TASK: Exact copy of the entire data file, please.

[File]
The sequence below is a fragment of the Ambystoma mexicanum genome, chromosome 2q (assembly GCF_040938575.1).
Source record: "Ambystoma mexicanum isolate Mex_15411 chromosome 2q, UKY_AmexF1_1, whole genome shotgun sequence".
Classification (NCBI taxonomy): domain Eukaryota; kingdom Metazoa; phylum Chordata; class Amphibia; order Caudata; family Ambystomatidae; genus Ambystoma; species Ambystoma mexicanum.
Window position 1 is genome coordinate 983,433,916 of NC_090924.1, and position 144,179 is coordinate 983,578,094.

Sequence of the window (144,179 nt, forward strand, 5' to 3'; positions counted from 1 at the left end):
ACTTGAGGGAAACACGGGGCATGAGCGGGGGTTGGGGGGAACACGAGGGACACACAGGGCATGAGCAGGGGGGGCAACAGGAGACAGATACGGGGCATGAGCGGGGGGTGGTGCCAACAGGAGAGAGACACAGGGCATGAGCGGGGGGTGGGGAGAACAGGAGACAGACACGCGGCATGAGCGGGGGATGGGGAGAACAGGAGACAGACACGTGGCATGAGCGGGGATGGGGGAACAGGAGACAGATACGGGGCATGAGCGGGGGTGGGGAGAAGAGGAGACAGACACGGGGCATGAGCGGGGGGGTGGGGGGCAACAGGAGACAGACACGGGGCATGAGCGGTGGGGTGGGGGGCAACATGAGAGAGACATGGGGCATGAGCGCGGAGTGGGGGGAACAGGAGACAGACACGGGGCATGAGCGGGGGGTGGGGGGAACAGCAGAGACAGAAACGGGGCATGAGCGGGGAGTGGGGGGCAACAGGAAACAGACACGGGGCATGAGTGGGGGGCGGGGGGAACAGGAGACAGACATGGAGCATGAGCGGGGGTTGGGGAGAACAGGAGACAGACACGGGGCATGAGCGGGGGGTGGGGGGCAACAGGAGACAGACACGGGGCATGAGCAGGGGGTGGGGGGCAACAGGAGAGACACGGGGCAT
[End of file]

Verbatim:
The sequence below is a fragment of the Ambystoma mexicanum genome, chromosome 2q (assembly GCF_040938575.1).
Source record: "Ambystoma mexicanum isolate Mex_15411 chromosome 2q, UKY_AmexF1_1, whole genome shotgun sequence".
Classification (NCBI taxonomy): domain Eukaryota; kingdom Metazoa; phylum Chordata; class Amphibia; order Caudata; family Ambystomatidae; genus Ambystoma; species Ambystoma mexicanum.
Window position 1 is genome coordinate 983,433,916 of NC_090924.1, and position 144,179 is coordinate 983,578,094.

Sequence of the window (144,179 nt, forward strand, 5' to 3'; positions counted from 1 at the left end):
ACTTGAGGGAAACACGGGGCATGAGCGGGGGTTGGGGGGAACACGAGGGACACACAGGGCATGAGCAGGGGGGGCAACAGGAGACAGATACGGGGCATGAGCGGGGGGTGGTGCCAACAGGAGAGAGACACAGGGCATGAGCGGGGGGTGGGGAGAACAGGAGACAGACACGCGGCATGAGCGGGGGATGGGGAGAACAGGAGACAGACACGTGGCATGAGCGGGGATGGGGGAACAGGAGACAGATACGGGGCATGAGCGGGGGTGGGGAGAAGAGGAGACAGACACGGGGCATGAGCGGGGGGGTGGGGGGCAACAGGAGACAGACACGGGGCATGAGCGGTGGGGTGGGGGGCAACATGAGAGAGACATGGGGCATGAGCGCGGAGTGGGGGGAACAGGAGACAGACACGGGGCATGAGCGGGGGGTGGGGGGAACAGCAGAGACAGAAACGGGGCATGAGCGGGGAGTGGGGGGCAACAGGAAACAGACACGGGGCATGAGTGGGGGGCGGGGGGAACAGGAGACAGACATGGAGCATGAGCGGGGGTTGGGGAGAACAGGAGACAGACACGGGGCATGAGCGGGGGGTGGGGGGCAACAGGAGACAGACACGGGGCATGAGCAGGGGGTGGGGGGCAACAGGAGAGACACGGGGCAT